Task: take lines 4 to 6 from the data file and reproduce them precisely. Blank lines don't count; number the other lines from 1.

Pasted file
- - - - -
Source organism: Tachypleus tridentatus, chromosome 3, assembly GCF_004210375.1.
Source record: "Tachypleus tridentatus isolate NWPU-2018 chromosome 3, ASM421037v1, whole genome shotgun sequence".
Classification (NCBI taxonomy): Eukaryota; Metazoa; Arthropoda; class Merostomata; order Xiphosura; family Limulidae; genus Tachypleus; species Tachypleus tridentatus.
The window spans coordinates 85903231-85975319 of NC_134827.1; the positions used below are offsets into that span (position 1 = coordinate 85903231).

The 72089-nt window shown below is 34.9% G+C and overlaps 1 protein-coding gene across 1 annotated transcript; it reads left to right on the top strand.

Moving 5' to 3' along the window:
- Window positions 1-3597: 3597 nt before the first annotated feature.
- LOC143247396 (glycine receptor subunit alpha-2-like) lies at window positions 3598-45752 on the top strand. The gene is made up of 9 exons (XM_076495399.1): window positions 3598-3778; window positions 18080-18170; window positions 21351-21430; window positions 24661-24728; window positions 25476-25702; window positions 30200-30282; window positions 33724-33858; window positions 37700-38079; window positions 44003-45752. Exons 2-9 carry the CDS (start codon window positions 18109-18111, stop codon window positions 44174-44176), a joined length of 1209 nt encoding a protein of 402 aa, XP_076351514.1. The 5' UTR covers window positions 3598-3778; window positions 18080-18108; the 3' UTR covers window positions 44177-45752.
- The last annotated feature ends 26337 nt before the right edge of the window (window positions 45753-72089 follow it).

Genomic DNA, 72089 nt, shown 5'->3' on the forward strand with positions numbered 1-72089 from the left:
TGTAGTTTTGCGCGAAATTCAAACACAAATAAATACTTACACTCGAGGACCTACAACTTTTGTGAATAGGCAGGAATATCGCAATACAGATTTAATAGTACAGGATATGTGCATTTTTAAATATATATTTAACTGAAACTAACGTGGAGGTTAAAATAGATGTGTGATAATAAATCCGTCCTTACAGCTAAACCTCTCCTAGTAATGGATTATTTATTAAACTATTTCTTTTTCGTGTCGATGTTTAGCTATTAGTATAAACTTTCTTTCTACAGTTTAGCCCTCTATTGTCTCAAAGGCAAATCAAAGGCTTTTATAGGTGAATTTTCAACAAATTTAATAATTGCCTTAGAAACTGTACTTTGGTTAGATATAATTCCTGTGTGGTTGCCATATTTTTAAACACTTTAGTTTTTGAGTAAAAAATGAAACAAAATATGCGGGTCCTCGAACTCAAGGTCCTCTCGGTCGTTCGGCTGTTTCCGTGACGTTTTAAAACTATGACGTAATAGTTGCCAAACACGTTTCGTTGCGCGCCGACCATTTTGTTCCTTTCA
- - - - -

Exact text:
The window spans coordinates 85903231-85975319 of NC_134827.1; the positions used below are offsets into that span (position 1 = coordinate 85903231).

The 72089-nt window shown below is 34.9% G+C and overlaps 1 protein-coding gene across 1 annotated transcript; it reads left to right on the top strand.

Moving 5' to 3' along the window: